Worries over global oil glut

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TOKYO (Reuters) – Oil turned lower yesterday after posting gains earlier in the session as traders look ready to test new lows for crude prices with worries persisting over a global glut.
 
Brent crude futures were down $0.15 at $44.67 a barrel at 07:15 GMT, after spending much of the Asian trading day in positive territory. They fell 2.6 percent in the previous session to their lowest since November.
 
US crude futures were down $0.14 at $42.39 a barrel, after also spending much of the day trading higher. On Wednesday, they settled down at $42.53, after touching their lowest intraday level since August 2016.
 
Since peaking in late February, crude has dropped around 20 percent, with only brief rallies, completely erasing gains at the end of the year in the wake of the initial OPEC-led production cut.
 
The Organisation of Petroleum Exporting Countries and other producers agreed to cut output by 1.8 million barrels per day from January for six months, subsequently extended for a further nine months.
 
“The market didn’t actually buy into the cut for fundamental reasons. It bought into it because it was a shift in strategy from OPEC and it gave the market hope,” said Matt Stanley, fuel broker at Freight Investor Services in Dubai.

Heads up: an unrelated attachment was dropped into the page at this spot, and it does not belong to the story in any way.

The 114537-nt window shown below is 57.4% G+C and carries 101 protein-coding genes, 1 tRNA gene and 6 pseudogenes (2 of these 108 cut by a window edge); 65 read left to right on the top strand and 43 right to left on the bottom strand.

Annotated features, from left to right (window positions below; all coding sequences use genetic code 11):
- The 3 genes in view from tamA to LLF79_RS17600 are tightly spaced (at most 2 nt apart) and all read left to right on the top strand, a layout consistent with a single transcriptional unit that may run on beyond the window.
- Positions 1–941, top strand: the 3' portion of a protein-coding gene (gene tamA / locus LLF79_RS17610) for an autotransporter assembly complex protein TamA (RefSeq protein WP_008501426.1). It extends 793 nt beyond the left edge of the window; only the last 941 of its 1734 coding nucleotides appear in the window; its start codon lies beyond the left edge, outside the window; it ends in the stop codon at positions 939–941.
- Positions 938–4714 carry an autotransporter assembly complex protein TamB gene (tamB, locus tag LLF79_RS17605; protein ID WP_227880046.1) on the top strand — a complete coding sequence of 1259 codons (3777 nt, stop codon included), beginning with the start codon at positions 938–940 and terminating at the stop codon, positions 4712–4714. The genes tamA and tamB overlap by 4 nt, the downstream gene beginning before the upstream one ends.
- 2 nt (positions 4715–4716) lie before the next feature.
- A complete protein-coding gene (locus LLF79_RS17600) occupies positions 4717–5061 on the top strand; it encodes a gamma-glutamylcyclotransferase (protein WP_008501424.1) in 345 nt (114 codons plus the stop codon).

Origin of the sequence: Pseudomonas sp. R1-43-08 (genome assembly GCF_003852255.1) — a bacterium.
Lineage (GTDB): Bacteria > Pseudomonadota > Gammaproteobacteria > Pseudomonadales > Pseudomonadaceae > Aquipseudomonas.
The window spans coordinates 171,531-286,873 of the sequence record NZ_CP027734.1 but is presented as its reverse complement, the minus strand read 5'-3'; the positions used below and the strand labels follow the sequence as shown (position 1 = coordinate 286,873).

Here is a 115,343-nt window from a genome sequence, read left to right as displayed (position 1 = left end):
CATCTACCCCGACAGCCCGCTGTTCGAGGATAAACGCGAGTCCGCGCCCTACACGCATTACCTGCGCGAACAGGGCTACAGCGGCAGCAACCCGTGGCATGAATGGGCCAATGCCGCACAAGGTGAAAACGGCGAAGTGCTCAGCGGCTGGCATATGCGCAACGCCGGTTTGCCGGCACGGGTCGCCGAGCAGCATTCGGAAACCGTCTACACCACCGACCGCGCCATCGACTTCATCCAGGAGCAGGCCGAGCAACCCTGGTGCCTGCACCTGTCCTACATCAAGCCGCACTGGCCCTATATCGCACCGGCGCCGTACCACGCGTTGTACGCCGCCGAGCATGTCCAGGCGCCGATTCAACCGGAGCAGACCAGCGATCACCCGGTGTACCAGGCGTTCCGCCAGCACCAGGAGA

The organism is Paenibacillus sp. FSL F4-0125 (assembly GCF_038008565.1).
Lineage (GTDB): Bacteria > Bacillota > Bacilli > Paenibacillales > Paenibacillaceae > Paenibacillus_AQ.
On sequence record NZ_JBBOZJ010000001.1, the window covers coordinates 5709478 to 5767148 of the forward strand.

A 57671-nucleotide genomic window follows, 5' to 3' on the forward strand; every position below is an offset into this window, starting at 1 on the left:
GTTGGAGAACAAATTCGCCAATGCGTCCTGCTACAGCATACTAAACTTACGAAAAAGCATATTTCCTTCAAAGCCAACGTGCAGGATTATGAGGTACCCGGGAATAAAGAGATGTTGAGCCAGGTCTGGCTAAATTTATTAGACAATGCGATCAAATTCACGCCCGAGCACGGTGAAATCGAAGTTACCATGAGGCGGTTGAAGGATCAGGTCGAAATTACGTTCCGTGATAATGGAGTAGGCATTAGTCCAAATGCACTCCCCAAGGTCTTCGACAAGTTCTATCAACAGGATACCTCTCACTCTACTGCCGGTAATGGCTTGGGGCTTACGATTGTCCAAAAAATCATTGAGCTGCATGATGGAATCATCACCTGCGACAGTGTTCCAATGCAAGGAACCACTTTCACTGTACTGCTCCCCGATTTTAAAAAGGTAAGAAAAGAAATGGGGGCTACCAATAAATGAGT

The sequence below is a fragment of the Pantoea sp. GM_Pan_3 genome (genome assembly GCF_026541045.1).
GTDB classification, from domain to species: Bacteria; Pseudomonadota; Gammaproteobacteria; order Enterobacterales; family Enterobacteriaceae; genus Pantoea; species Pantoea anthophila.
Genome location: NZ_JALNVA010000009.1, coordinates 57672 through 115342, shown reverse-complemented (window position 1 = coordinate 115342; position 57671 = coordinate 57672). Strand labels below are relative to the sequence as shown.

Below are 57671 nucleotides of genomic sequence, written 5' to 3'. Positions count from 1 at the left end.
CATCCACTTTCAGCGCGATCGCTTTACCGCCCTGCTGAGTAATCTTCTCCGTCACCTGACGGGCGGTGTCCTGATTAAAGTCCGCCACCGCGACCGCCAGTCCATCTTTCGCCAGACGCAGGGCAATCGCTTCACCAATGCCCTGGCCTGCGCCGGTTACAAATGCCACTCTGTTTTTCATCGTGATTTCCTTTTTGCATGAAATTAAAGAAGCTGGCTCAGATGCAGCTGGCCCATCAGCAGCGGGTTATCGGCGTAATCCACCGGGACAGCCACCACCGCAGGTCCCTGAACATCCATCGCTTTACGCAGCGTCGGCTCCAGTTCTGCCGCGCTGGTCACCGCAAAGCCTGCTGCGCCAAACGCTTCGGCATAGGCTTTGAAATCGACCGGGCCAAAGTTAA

“But OPEC didn’t do enough and other producers were always going to fill the void,” he said.
 
With output rising in Nigeria and Libya, countries exempt from the deal, and output surging in the United States, which was not part of the agreement, many bulls appear to have thrown in the towel.
 
The market largely shrugged off comments overnight from Iran’s oil minister that members of OPEC are considering deeper cuts in production.
 
A bigger-than-expected cut in US crude stockpiles reported overnight is also barely shifting the dial.

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